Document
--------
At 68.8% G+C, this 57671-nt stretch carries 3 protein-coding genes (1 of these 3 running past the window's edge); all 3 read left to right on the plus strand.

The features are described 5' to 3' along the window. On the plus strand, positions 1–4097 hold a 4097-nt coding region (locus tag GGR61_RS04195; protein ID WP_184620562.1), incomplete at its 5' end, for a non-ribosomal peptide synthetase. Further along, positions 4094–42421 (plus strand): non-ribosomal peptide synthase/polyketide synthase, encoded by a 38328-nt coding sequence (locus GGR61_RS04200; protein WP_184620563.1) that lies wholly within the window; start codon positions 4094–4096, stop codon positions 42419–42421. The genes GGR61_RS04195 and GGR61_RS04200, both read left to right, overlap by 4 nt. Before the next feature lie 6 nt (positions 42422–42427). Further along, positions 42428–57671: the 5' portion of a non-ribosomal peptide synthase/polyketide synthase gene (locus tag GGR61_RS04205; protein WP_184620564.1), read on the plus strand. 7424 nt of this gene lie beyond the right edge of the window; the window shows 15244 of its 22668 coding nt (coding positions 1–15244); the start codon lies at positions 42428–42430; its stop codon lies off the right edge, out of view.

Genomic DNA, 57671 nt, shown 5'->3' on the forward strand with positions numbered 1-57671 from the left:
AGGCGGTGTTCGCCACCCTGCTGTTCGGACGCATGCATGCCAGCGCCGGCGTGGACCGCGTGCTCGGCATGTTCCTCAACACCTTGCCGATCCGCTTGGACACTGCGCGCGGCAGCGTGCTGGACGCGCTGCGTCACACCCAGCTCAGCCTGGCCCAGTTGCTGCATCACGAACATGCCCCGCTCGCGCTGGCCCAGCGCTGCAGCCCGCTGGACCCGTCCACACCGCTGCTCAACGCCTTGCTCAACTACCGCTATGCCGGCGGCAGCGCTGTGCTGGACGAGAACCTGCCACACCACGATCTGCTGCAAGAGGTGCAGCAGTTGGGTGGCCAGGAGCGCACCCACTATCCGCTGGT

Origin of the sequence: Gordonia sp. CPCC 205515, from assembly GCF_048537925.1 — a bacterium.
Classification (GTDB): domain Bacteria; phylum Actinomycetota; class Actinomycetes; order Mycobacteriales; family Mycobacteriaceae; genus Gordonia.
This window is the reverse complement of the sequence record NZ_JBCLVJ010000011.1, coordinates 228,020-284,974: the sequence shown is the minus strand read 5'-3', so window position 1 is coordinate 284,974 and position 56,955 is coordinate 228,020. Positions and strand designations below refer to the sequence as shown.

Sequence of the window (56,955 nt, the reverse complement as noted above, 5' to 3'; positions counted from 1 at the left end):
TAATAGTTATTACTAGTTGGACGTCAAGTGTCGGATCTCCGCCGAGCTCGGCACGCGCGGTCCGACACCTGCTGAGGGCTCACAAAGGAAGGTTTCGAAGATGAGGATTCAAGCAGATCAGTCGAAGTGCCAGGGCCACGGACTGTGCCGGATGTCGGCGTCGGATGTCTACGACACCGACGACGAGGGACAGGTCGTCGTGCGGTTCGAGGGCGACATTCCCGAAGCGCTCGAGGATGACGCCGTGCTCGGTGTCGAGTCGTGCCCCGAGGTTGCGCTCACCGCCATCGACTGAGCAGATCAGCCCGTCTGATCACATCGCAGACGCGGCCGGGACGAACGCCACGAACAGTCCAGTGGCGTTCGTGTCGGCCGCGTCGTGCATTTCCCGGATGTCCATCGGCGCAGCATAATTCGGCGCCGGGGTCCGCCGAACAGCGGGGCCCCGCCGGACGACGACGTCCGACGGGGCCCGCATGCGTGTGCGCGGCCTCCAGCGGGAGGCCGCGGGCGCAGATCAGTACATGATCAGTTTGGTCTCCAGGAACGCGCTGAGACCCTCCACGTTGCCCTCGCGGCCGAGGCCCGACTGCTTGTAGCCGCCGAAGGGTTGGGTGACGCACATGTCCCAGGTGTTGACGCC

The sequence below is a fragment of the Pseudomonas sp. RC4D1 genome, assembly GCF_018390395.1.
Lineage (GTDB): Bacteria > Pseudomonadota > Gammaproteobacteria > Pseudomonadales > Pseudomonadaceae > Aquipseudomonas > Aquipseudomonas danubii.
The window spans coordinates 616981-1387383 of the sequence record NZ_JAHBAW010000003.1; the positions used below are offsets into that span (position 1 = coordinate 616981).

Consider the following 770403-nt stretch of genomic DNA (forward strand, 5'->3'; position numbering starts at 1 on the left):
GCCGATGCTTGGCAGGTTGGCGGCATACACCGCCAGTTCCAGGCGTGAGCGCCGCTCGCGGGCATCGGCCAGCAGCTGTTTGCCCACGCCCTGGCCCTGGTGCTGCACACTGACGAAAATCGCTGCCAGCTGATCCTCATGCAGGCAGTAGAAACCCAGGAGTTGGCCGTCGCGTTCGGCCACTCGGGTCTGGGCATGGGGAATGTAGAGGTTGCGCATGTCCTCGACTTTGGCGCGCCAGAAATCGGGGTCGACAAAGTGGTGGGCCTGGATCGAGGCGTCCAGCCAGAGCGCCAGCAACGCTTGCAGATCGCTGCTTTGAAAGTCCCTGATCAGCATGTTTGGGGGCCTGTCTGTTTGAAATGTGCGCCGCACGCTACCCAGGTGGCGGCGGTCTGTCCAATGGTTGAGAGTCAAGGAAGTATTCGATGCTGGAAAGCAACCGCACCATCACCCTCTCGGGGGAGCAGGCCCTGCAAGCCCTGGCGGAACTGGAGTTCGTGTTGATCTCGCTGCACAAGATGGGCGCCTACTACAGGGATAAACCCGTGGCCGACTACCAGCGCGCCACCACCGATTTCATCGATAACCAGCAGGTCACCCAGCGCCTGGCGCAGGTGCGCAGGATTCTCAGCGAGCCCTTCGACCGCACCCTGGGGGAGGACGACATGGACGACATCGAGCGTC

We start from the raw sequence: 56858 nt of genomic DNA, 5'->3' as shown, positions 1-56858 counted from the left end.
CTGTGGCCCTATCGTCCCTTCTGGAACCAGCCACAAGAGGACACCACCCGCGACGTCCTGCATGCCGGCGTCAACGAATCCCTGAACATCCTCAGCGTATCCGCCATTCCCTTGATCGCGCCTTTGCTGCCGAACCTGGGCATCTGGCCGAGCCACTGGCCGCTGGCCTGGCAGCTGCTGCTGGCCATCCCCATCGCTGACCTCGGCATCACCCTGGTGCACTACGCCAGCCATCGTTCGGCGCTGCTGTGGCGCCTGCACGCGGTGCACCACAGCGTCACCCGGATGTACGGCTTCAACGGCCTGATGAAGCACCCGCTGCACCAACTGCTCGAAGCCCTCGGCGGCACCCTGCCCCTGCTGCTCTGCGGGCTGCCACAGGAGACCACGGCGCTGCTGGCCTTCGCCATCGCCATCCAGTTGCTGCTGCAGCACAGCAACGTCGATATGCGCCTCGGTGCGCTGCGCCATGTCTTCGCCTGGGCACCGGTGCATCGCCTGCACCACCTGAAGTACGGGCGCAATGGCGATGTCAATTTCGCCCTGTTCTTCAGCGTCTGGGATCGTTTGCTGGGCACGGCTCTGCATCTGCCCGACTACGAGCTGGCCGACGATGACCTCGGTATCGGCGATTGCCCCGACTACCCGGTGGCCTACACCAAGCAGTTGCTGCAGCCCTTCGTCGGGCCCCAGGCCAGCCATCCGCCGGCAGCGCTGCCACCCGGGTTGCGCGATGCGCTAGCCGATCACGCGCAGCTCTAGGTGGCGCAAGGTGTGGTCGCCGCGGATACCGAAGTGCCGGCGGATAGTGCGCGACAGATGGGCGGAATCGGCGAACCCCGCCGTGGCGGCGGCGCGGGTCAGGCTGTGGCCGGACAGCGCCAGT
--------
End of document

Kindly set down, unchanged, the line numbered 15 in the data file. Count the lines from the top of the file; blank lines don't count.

We start from the raw sequence: 56858 nt of genomic DNA, 5'->3' as shown, positions 1-56858 counted from the left end.